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To the (Jewish) Graduates

By: Rabbi Steven Schwartz

Wednesday night Becky and I watched with pride as our nephew Ezra graduated, with 27 fellow classmates, from Krieger Schechter Day School. The ceremony included the singing of Hebrew songs, words of Torah, and as you might expect presentation of diplomas. It concluded with Rabbi Josh Gruenberg of Chizuk Amuno blessing the 8th Grade Class using the words of the Birkat Cohenim, words that happen to appear in this week’s Torah portion: "May God bless you and keep you; May Gods light shine in your life, may God grant you grace; May God’s countenance turns towards you, may God bless you with peace."

Many of you know those words because we use them to conclude Shabbat and Yom Tov services here at Beth El. They are also frequently heard at weddings and baby namings and brises. It struck me as I heard them Wednesday night that it was a particularly Jewish way – especially since the words were spoken in both Hebrew and English – that it was a particularly Jewish way to conclude a graduation ceremony.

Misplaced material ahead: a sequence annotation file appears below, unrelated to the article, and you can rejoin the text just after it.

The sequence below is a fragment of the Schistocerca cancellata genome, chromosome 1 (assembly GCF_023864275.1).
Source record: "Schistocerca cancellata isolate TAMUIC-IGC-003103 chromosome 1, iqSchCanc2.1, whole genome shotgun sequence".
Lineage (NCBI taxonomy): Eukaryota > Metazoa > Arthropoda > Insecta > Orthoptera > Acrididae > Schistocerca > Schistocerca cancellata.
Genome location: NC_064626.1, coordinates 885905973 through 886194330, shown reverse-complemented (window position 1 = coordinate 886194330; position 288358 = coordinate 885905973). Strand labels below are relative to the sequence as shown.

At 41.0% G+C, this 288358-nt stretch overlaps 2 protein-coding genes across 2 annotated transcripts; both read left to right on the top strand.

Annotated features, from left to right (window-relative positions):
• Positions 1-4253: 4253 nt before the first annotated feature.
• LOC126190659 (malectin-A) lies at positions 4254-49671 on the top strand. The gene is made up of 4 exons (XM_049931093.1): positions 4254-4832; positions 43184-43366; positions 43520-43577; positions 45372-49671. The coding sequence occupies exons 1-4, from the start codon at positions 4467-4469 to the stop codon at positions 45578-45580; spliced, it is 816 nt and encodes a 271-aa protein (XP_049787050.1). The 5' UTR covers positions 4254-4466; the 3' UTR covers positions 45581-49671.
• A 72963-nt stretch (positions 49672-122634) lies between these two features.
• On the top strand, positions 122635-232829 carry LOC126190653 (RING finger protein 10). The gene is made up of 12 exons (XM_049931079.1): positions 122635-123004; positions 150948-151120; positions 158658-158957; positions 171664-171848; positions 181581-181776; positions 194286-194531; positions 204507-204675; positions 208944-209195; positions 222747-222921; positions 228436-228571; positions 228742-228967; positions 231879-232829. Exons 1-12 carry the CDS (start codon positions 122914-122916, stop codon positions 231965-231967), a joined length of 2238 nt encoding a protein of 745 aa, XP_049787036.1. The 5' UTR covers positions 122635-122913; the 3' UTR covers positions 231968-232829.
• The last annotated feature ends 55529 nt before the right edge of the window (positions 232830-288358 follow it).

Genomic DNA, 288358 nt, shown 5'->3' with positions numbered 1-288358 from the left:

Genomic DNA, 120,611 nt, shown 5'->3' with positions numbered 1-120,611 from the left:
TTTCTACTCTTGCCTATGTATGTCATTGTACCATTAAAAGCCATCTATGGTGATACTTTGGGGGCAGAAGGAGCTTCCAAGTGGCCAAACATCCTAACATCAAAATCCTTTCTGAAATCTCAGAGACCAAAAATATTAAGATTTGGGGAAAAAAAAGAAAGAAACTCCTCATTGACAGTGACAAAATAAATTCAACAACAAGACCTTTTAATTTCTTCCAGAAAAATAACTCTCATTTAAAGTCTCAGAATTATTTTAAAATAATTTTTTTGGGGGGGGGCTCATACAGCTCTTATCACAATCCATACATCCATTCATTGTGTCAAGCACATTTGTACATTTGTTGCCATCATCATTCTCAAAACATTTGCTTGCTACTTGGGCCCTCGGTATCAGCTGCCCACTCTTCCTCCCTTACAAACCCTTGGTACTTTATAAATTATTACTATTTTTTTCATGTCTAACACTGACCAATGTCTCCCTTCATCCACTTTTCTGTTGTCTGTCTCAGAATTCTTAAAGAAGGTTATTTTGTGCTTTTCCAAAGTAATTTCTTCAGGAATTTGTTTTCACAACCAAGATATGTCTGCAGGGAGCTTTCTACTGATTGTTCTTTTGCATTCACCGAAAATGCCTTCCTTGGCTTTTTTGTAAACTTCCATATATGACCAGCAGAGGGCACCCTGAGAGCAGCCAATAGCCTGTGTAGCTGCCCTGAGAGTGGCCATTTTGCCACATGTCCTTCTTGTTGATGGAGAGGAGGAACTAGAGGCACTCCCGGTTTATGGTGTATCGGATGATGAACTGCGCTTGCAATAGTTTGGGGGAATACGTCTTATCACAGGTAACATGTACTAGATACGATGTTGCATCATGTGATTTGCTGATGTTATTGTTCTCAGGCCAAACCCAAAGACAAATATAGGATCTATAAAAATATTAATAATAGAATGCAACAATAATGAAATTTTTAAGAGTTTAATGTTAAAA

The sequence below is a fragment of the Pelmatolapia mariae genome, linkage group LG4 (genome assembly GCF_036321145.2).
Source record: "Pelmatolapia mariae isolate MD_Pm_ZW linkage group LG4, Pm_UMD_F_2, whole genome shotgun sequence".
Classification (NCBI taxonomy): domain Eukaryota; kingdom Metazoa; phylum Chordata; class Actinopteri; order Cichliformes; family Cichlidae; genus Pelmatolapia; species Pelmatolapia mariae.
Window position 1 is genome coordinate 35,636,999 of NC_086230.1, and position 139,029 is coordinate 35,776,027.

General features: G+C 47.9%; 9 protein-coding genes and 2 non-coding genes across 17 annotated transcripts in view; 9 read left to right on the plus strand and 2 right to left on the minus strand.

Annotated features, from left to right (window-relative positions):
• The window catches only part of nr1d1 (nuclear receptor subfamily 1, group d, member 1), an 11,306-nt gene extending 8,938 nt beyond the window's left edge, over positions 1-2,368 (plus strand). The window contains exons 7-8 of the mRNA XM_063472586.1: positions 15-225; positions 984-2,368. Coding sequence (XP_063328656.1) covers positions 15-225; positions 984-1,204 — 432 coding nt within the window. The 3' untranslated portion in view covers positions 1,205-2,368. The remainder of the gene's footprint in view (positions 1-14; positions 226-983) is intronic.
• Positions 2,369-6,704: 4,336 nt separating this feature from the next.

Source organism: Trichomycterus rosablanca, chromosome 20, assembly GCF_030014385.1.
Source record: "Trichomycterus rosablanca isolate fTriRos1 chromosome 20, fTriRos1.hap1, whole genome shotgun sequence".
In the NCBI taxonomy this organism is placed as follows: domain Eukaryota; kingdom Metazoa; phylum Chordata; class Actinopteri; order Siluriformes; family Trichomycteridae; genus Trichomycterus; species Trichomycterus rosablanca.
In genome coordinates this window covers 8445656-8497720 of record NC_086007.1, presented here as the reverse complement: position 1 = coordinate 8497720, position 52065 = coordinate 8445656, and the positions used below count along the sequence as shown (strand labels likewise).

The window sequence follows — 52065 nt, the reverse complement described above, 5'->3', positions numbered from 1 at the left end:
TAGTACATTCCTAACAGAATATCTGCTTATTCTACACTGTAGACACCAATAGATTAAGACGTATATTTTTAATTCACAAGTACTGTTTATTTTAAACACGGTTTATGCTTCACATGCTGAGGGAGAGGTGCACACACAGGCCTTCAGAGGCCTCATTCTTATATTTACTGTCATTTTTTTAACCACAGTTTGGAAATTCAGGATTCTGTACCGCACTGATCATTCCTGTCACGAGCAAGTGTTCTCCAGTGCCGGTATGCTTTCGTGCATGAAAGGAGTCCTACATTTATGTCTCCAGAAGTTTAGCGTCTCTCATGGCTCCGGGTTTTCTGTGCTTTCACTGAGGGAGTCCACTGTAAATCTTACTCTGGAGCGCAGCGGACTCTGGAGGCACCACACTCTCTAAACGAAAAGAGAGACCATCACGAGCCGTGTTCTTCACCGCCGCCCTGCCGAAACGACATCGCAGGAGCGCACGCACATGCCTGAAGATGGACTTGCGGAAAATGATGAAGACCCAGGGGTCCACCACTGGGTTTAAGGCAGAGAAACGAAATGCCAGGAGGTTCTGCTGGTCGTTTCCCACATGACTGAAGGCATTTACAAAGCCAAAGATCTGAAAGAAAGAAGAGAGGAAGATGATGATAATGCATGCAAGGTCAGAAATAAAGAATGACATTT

And it got me thinking about what kind of message I might give if I was asked to address a class of graduates, all of whom were Jewish? What follows is my address to the Jewish graduating class – wherever they may be – of 2019.

My dear graduates:

I stand before you today as a representative of the Jewish community. That idea – of Jewish community – might not mean all that much to you today. You live in, in fact you have grown up in, a world where  – particularly for younger people – everyone is blending together, and many of the traditional distinctions between people and communities are being broken down. I am not suggesting that is necessarily bad, but I am suggesting that it is OK to see differences in people, and to be proud of those differences, even to celebrate them. There is a distinctive Jewish approach to family life, to communal responsibility, to education, to charity, to civil rights, and to many other things as well. I hope in the years ahead you’ll embrace that distinctive Jewish approach and embrace it with pride.